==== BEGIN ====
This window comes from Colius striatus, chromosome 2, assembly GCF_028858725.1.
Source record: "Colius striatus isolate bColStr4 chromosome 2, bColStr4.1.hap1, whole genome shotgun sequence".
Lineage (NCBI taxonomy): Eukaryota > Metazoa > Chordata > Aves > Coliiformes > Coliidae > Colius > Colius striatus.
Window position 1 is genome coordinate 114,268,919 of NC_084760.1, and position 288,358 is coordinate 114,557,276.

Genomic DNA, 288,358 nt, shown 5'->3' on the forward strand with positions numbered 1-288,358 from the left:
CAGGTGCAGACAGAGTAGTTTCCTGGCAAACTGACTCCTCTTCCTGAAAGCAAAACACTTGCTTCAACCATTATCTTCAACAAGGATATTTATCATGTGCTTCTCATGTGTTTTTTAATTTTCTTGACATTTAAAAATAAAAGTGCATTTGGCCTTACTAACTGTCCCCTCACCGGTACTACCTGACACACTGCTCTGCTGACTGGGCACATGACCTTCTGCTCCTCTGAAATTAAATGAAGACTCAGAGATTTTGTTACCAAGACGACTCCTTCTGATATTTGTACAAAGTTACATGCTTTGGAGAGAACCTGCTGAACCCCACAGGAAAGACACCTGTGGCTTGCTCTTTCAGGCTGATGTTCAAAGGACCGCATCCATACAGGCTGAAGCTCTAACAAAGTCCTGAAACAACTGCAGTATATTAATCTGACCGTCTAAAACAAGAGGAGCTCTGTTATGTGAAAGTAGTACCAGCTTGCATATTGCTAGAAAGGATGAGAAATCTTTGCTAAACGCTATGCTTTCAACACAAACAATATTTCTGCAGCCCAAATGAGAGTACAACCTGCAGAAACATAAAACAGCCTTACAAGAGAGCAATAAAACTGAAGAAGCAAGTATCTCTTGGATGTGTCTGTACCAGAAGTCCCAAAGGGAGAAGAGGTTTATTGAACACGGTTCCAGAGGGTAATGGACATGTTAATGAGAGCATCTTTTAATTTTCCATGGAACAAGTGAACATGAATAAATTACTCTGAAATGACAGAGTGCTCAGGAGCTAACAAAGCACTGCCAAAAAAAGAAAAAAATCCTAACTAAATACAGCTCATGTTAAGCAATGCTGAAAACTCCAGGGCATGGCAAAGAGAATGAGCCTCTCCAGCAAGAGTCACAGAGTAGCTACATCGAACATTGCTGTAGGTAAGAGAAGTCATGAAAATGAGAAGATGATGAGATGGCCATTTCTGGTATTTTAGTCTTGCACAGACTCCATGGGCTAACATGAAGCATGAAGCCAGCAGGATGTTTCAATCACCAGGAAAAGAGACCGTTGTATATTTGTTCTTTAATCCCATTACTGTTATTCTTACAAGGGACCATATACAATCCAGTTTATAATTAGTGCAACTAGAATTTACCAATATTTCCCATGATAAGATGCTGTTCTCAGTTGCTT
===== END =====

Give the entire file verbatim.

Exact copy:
This window comes from Colius striatus, chromosome 2, assembly GCF_028858725.1.
Source record: "Colius striatus isolate bColStr4 chromosome 2, bColStr4.1.hap1, whole genome shotgun sequence".
Lineage (NCBI taxonomy): Eukaryota > Metazoa > Chordata > Aves > Coliiformes > Coliidae > Colius > Colius striatus.
Window position 1 is genome coordinate 114,268,919 of NC_084760.1, and position 288,358 is coordinate 114,557,276.

Genomic DNA, 288,358 nt, shown 5'->3' on the forward strand with positions numbered 1-288,358 from the left:
CAGGTGCAGACAGAGTAGTTTCCTGGCAAACTGACTCCTCTTCCTGAAAGCAAAACACTTGCTTCAACCATTATCTTCAACAAGGATATTTATCATGTGCTTCTCATGTGTTTTTTAATTTTCTTGACATTTAAAAATAAAAGTGCATTTGGCCTTACTAACTGTCCCCTCACCGGTACTACCTGACACACTGCTCTGCTGACTGGGCACATGACCTTCTGCTCCTCTGAAATTAAATGAAGACTCAGAGATTTTGTTACCAAGACGACTCCTTCTGATATTTGTACAAAGTTACATGCTTTGGAGAGAACCTGCTGAACCCCACAGGAAAGACACCTGTGGCTTGCTCTTTCAGGCTGATGTTCAAAGGACCGCATCCATACAGGCTGAAGCTCTAACAAAGTCCTGAAACAACTGCAGTATATTAATCTGACCGTCTAAAACAAGAGGAGCTCTGTTATGTGAAAGTAGTACCAGCTTGCATATTGCTAGAAAGGATGAGAAATCTTTGCTAAACGCTATGCTTTCAACACAAACAATATTTCTGCAGCCCAAATGAGAGTACAACCTGCAGAAACATAAAACAGCCTTACAAGAGAGCAATAAAACTGAAGAAGCAAGTATCTCTTGGATGTGTCTGTACCAGAAGTCCCAAAGGGAGAAGAGGTTTATTGAACACGGTTCCAGAGGGTAATGGACATGTTAATGAGAGCATCTTTTAATTTTCCATGGAACAAGTGAACATGAATAAATTACTCTGAAATGACAGAGTGCTCAGGAGCTAACAAAGCACTGCCAAAAAAAGAAAAAAATCCTAACTAAATACAGCTCATGTTAAGCAATGCTGAAAACTCCAGGGCATGGCAAAGAGAATGAGCCTCTCCAGCAAGAGTCACAGAGTAGCTACATCGAACATTGCTGTAGGTAAGAGAAGTCATGAAAATGAGAAGATGATGAGATGGCCATTTCTGGTATTTTAGTCTTGCACAGACTCCATGGGCTAACATGAAGCATGAAGCCAGCAGGATGTTTCAATCACCAGGAAAAGAGACCGTTGTATATTTGTTCTTTAATCCCATTACTGTTATTCTTACAAGGGACCATATACAATCCAGTTTATAATTAGTGCAACTAGAATTTACCAATATTTCCCATGATAAGATGCTGTTCTCAGTTGCTT